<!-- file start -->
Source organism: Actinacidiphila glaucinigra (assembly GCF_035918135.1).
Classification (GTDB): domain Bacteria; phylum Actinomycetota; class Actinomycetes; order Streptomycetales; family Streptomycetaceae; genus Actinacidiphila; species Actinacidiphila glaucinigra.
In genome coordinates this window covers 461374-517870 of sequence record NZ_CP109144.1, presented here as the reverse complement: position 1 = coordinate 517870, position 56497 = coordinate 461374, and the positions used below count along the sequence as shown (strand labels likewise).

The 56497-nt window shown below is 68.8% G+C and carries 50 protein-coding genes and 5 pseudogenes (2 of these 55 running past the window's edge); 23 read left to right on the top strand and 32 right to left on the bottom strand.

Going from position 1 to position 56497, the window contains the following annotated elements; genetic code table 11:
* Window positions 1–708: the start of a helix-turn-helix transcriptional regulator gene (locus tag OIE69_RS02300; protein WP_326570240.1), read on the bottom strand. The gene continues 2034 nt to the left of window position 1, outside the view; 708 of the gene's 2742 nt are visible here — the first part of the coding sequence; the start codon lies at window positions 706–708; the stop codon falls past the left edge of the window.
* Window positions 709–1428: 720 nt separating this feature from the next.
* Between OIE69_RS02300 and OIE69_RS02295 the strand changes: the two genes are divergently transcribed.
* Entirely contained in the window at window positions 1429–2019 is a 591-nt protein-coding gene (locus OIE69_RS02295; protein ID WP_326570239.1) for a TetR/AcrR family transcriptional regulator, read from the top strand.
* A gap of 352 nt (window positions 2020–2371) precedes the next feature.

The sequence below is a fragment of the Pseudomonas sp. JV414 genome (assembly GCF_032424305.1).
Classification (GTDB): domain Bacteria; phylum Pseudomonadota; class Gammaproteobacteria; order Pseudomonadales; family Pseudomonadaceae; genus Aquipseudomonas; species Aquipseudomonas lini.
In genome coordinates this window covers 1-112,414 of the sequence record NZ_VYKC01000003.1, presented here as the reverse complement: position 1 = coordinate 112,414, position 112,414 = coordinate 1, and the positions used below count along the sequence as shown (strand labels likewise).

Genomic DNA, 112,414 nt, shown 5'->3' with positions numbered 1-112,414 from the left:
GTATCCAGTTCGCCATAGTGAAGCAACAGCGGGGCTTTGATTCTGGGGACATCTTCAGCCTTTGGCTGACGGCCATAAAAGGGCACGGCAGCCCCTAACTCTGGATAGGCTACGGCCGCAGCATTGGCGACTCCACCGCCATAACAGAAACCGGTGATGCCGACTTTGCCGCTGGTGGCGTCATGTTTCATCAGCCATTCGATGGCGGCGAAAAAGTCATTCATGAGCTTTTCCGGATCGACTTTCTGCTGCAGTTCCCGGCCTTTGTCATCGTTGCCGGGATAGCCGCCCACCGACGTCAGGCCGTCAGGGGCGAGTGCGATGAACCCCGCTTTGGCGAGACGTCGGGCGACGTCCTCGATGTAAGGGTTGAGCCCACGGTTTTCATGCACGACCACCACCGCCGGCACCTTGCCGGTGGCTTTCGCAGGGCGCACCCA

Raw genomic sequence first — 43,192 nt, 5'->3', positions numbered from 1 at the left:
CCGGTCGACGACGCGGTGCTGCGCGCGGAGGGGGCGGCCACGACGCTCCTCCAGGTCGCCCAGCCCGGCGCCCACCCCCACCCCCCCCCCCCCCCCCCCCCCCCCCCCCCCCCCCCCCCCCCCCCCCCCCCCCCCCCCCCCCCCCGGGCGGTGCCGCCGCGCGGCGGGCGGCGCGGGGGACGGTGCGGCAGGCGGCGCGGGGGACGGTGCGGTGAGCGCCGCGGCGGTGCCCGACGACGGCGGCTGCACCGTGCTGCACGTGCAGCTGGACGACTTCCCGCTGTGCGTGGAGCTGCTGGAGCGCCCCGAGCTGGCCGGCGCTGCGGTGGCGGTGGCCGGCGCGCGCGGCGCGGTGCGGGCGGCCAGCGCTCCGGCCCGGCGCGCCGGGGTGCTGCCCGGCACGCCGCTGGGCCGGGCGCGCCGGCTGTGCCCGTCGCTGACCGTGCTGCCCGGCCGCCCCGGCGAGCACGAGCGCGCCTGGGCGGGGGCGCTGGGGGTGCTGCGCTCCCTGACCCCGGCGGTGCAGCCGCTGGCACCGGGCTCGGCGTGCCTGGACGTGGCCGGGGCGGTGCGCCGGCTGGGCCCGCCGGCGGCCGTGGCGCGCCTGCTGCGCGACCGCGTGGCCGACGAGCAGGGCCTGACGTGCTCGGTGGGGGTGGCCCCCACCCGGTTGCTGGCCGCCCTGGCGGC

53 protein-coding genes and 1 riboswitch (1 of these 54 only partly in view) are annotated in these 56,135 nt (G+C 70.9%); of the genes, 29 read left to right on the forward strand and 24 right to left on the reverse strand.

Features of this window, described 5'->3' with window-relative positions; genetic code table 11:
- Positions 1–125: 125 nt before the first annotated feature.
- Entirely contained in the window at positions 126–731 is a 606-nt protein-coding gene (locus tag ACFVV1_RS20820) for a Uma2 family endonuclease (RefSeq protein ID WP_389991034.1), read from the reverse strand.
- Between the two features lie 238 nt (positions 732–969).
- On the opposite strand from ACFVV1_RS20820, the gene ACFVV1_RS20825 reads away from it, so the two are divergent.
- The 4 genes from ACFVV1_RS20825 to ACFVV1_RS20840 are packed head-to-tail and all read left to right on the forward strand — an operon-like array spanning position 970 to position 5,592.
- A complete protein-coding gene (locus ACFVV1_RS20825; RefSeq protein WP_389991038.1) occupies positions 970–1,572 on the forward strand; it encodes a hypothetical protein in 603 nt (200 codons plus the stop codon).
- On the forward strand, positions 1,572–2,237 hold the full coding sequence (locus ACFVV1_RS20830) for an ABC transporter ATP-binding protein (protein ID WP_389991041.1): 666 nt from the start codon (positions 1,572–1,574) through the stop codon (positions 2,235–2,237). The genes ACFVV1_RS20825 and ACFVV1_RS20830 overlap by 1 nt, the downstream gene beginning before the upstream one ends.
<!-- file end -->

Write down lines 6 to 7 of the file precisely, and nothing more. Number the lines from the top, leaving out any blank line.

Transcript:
* Window positions 1–708: the start of a helix-turn-helix transcriptional regulator gene (locus tag OIE69_RS02300; protein WP_326570240.1), read on the bottom strand. The gene continues 2034 nt to the left of window position 1, outside the view; 708 of the gene's 2742 nt are visible here — the first part of the coding sequence; the start codon lies at window positions 706–708; the stop codon falls past the left edge of the window.
* Window positions 709–1428: 720 nt separating this feature from the next.